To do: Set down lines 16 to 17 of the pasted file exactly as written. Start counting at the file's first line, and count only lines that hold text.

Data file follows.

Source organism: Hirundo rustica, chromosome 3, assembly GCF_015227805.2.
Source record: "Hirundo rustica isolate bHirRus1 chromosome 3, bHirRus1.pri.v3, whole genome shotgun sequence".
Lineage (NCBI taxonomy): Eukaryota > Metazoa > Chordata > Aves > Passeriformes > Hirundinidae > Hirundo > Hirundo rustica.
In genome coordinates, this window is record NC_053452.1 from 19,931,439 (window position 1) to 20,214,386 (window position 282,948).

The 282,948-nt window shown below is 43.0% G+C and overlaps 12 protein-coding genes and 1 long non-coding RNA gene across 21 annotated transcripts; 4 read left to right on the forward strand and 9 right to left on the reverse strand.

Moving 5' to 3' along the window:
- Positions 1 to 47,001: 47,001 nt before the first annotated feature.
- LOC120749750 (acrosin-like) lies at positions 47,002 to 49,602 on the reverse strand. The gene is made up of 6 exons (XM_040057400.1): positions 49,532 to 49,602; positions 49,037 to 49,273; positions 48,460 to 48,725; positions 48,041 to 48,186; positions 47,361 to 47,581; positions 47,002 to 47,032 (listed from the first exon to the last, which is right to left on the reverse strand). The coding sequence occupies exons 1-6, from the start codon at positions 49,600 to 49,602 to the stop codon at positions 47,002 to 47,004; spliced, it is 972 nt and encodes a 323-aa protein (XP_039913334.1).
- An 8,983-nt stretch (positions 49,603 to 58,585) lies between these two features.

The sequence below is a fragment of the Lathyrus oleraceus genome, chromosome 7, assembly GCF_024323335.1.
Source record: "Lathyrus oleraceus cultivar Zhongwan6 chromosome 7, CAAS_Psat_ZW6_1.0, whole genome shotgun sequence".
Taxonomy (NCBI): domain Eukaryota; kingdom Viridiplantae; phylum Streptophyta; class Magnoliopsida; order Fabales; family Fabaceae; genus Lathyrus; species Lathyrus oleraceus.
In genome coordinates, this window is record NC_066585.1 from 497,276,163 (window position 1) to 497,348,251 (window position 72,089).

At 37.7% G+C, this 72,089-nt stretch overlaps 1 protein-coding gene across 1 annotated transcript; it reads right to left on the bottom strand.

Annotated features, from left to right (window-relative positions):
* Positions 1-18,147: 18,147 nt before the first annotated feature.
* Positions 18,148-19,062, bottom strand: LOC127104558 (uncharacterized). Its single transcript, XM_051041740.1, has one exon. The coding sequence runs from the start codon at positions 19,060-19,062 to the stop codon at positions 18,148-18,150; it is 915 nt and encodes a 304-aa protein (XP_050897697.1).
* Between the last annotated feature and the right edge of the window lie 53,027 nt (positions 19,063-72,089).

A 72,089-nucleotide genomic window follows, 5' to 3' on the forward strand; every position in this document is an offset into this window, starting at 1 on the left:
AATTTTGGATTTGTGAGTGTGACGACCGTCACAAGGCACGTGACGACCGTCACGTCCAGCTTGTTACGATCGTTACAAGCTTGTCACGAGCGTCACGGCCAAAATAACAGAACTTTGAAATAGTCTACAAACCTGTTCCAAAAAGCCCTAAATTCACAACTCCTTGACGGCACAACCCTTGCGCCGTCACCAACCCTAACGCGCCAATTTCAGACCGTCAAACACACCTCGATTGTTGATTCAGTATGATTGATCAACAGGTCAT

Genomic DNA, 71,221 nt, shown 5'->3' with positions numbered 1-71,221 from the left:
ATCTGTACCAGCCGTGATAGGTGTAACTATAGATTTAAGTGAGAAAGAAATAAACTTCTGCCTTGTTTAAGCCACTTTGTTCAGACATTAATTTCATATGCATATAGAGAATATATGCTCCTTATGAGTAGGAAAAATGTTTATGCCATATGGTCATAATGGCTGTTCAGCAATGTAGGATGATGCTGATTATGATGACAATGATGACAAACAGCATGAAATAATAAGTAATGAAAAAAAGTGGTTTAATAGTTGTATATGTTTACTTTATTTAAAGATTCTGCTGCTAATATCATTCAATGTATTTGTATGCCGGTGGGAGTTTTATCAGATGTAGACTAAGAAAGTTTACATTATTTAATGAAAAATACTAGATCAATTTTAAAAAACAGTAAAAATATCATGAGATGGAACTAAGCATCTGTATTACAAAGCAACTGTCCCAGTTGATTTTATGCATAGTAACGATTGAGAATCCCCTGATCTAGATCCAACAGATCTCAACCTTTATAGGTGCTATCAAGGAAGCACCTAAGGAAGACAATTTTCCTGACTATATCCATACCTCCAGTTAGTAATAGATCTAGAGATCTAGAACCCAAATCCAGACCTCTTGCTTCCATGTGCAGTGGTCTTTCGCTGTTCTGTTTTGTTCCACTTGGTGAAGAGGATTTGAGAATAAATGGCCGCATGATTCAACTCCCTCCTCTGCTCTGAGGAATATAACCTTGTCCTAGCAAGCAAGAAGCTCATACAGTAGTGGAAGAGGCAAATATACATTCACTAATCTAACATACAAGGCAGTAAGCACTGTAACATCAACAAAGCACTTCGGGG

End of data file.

* Positions 1-18,147: 18,147 nt before the first annotated feature.
* Positions 18,148-19,062, bottom strand: LOC127104558 (uncharacterized). Its single transcript, XM_051041740.1, has one exon. The coding sequence runs from the start codon at positions 19,060-19,062 to the stop codon at positions 18,148-18,150; it is 915 nt and encodes a 304-aa protein (XP_050897697.1).